Reviewed by: David Criswell, Ph.D.
How important is it to be “Politically Correct”? Answer
THE NEW TOLERANCE—It’s politically correct, but does it hold danger for followers of Christ? Is love the same thing as tolerance? Answer
Why is the world the way it is? If God is all-knowing, all-powerful, and loving, would He really create a world like this? (filled with oppression, suffering, death and cruelty) Answer
|Featuring:||James Remar … John Luther—“X-Men: First Class,” “Dexter,” “Django: Unchained”
Dean Stockwell … Dave Wilson—“Air Force One,” “The Manchurian Candidate,” “Star Trek”
Raoul Trujillo … Mr. Gray—“Apocalypto,” “Cowboys and Aliens,” “The New World”
Bruce Davison … Senator Donald Harrison
Fred Dalton Thompson … Dr. Charles Luther—“Law & Order,” “Die Hard 2,” “Hunt for Red October”
Natalie Grant … Monica
See all »
|Director:||Daniel Lusko—“Epicenter” (2007), “Inside the Revolution” (2009)|
“I will not be silent.”
“Persecuted” is a Christian political thriller which the critics have, not surprisingly trashed. It deals with a near future where the government is seeking to pass a “Fairness in Faith” bill which would allow the government to regulate religion, and imperil the freedom of Christians who preach that Jesus is the only way to God. Standing up against the bill is a preacher named John Luther (the name has no accidental resemblance to another Luther who defied the government) who is framed for murder because of his opposition to the bill.
In terms of the film itself, it is an average thriller. Fred Thompson does a great job, as you would expect, but his role is limited. The majority of the film centers on John Luther and his “right hand man” who betrays the church to the government for selfish reasons. The problems are primarily with a script which should have gone through further rewrite.
For one thing the heroes and villains could have worn a tee-shirt saying “I am a villain” or “I am a hero.” They are far too cliché, and the villains too annoying. Furthermore, Luther, frankly, doesn’t seem very smart. After being unconscious he awakes and runs away, but instead of calling the police when he gets a chance, he goes on the run even before he knows what has happened, and all his friends advise him to do the same.
Moreover, he apparently suffers from tunnel vision, because he simply couldn’t see the villains coming to kidnap him when there was nothing for them to hide behind. Such obvious plot holes and errors make the film a little harder to swallow, but how much the viewer will like the film depends on whether or not they believe its message, and the message is what is important.
Evangelicals, devout Catholics, and Pentecostals, as well as some other religious sects, have come under serious attack in recent years. So-called “hate crime” legislation has been proposed which would outlaw the freedom to speak out against homosexual marriage or abortion. The recent Hobby Lobby Supreme Court ruling fortunately overturned a law which fined pro-life employers for their religious convictions without due process of law (the IRS could simply impose $1000 a day fines).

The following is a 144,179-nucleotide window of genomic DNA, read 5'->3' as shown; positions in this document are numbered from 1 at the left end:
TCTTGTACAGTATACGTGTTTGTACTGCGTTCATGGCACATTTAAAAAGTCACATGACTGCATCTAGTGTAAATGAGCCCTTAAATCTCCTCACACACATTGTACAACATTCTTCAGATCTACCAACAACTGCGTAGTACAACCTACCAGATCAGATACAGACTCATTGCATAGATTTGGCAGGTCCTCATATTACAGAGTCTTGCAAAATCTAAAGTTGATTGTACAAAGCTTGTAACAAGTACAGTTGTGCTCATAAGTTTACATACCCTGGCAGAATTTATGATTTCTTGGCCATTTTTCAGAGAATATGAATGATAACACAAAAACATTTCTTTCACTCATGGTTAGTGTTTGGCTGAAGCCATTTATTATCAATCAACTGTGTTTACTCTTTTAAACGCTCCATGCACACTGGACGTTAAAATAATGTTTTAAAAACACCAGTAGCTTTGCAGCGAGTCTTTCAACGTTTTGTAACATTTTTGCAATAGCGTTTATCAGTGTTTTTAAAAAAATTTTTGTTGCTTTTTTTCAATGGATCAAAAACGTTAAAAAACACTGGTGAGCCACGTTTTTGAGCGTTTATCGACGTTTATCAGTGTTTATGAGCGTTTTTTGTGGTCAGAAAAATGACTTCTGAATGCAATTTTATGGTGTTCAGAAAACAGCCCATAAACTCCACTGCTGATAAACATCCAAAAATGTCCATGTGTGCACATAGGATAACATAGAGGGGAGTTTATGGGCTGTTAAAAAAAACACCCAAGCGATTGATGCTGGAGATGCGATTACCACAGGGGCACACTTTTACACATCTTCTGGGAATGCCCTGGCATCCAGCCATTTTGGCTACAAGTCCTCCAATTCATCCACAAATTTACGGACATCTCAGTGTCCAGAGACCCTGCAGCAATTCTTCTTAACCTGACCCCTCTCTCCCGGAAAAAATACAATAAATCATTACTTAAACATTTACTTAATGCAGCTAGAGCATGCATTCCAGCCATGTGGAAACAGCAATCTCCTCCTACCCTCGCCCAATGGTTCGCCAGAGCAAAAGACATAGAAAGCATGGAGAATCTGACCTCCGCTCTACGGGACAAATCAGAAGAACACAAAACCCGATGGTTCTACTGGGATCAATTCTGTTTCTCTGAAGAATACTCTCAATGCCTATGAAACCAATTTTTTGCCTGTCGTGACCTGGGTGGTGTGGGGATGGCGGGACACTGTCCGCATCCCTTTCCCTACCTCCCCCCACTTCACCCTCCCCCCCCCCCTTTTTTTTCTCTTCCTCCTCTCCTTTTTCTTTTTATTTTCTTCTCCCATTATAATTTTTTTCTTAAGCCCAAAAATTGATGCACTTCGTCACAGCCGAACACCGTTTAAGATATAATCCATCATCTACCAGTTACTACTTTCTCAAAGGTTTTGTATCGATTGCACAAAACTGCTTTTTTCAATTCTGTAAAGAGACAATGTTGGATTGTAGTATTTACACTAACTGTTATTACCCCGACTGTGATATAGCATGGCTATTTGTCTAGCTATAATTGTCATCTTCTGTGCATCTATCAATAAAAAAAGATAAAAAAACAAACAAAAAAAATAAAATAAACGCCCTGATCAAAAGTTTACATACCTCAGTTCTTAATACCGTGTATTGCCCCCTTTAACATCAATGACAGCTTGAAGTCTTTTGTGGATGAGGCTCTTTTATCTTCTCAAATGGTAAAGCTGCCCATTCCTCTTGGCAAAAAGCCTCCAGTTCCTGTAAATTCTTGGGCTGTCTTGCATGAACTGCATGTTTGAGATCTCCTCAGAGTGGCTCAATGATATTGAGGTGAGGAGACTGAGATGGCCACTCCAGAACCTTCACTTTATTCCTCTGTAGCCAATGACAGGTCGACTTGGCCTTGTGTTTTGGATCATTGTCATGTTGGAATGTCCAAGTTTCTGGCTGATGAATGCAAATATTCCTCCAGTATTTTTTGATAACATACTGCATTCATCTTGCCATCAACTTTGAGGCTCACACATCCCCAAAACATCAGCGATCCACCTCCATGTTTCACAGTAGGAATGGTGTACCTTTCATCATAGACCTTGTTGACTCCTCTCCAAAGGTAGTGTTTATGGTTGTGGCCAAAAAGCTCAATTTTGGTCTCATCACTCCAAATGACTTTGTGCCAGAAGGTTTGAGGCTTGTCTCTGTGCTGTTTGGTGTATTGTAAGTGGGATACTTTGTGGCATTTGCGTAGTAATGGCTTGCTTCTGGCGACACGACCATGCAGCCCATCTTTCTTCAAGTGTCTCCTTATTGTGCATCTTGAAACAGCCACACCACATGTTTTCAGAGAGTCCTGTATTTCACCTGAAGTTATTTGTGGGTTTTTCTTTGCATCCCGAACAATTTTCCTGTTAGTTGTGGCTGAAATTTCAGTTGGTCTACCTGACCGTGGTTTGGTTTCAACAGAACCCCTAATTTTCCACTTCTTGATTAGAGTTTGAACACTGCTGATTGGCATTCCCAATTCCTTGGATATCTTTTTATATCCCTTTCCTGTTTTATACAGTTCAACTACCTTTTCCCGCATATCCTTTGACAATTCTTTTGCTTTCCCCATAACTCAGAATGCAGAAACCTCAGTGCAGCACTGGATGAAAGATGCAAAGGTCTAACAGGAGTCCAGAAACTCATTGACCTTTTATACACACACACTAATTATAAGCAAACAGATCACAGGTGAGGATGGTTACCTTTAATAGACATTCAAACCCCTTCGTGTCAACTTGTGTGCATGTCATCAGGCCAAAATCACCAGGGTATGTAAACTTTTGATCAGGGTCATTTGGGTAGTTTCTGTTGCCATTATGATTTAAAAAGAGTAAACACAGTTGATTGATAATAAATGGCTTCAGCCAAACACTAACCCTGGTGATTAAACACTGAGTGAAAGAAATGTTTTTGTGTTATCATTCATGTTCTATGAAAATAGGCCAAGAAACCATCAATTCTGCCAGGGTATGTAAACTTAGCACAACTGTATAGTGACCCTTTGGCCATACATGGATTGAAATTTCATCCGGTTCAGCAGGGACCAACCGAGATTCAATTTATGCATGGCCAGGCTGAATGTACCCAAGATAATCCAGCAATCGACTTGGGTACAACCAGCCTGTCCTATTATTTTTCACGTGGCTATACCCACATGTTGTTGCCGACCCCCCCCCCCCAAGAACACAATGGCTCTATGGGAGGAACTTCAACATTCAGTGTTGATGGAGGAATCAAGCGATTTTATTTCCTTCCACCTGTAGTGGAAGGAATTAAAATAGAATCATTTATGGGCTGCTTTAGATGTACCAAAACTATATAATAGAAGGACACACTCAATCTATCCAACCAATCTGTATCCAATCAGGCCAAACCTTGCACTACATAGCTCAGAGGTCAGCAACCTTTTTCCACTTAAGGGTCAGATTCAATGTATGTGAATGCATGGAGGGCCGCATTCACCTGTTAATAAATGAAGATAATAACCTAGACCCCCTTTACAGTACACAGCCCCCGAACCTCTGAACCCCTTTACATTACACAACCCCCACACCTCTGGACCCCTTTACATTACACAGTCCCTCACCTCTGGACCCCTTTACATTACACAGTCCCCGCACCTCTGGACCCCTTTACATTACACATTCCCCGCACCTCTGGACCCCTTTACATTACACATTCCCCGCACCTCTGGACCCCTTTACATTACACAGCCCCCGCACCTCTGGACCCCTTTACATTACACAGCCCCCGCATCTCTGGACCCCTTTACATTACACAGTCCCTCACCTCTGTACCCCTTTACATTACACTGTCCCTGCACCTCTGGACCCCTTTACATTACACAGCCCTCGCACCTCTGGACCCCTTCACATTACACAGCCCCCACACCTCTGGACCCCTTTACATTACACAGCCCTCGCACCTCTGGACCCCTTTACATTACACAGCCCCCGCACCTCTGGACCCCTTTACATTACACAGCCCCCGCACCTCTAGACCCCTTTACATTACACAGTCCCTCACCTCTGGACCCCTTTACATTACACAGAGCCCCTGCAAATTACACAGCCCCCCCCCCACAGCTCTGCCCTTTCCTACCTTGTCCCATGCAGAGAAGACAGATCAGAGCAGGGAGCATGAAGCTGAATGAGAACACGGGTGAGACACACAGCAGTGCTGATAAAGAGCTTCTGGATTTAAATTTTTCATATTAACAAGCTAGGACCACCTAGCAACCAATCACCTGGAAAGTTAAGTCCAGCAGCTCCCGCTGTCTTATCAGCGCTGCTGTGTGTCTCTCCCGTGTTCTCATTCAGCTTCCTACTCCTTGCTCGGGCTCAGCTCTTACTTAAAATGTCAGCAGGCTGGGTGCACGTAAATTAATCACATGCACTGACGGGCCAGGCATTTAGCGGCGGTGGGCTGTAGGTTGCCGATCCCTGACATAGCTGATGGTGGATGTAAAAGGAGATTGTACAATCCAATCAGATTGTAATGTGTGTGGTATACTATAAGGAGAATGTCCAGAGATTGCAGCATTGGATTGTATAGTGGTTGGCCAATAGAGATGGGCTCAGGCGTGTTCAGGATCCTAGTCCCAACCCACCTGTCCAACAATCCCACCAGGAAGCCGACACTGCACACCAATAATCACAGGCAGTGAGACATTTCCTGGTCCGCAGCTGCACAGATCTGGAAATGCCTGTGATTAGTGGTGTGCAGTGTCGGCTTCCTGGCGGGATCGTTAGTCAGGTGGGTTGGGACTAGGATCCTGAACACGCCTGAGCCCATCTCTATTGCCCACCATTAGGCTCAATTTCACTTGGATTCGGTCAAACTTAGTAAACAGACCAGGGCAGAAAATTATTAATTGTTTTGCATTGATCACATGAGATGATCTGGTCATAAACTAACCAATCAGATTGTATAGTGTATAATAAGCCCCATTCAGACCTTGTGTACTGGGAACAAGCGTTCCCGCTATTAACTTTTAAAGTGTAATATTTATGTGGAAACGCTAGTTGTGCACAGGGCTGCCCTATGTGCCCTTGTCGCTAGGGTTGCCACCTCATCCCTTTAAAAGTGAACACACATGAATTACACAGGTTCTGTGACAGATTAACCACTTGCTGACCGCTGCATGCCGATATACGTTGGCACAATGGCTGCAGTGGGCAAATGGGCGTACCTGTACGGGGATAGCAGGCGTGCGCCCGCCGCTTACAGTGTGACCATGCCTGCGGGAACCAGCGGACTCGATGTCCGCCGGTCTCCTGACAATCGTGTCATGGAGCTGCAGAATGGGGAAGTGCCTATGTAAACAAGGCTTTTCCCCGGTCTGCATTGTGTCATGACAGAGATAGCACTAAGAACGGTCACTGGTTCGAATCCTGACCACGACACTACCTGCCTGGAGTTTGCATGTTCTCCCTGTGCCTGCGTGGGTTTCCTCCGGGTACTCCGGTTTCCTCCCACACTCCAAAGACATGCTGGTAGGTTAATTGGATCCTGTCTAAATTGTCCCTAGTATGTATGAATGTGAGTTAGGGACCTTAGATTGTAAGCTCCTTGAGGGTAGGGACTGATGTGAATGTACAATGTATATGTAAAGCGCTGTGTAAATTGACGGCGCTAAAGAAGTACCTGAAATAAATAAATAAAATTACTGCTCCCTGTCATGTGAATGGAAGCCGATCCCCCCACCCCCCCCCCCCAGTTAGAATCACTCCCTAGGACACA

The film is fiction but revolves around a government bill which would allow the government to regulate religious speech and legislate what goes on in churches, temples, and mosques. It is no surprise that Liberal media has trashed the film. One critic even asked “who is persecuting whom,” as if it is persecution to oppose the abortion pill mandate (not “pro-choice” mandate). The reaction of the media only highlights the increasing antagonism which the world is directing at Bible-believing Christians, and that there may be a time very soon when this film will become reality.
It is important to remember that Jesus said “if they hated me, they will hate you,” and that we will all face some kind of persecution in our lives. When I was younger I never imagined that the things which are going on today could or would ever happen in America, but as our forefathers once wisely said, “freedom is never more than one generation away from extinction.” That generation may be approaching soon, and the silence of the general media (and even antagonism against us) is another reason to believe that such persecution could be real very soon.
Morally, there are some issues for Christians. The film is free from language, but violence is a plenty. Early in the film, a prostitute who is somewhat provocatively dressed pretends to have been raped. “Compromising” photos are faked with her and the unconscious Luther (but nothing too provocative). Later, she is murdered. Numerous scenes of shootings and violence are shown throughout the film, including a scene where a gun is placed to a person’s temple and shot (no squirting blood is shown, however). The violence alone constitutes the PG-13 rating, and it is deserved.
In summary, the movie offers an important political message and warning, but as an entertainer it falls back on clichés. It is a sort of spin off of “The Fugitive,” but not as well written or thought out. The ending is also cliché. I wish that the filmmakers had done further rewrites to make the script stronger, but, as is, it is an average thriller. Were the film not a Christian political thriller, I have no doubt that the critics would have given it a much better reception, but this is part of the curse of Christian cinema. We are held to a higher standard both by the secular press (who will tear us apart for plot holes, such as are in this film) and by God (who expects the best from us).
I recommend the film only for its important message, but, if you are looking for entertainment, then wait until the DVD release.
Violence: Heavy / Profanity: None / Sex/Nudity: Moderate
See list of Relevant Issues—questions-and-answers.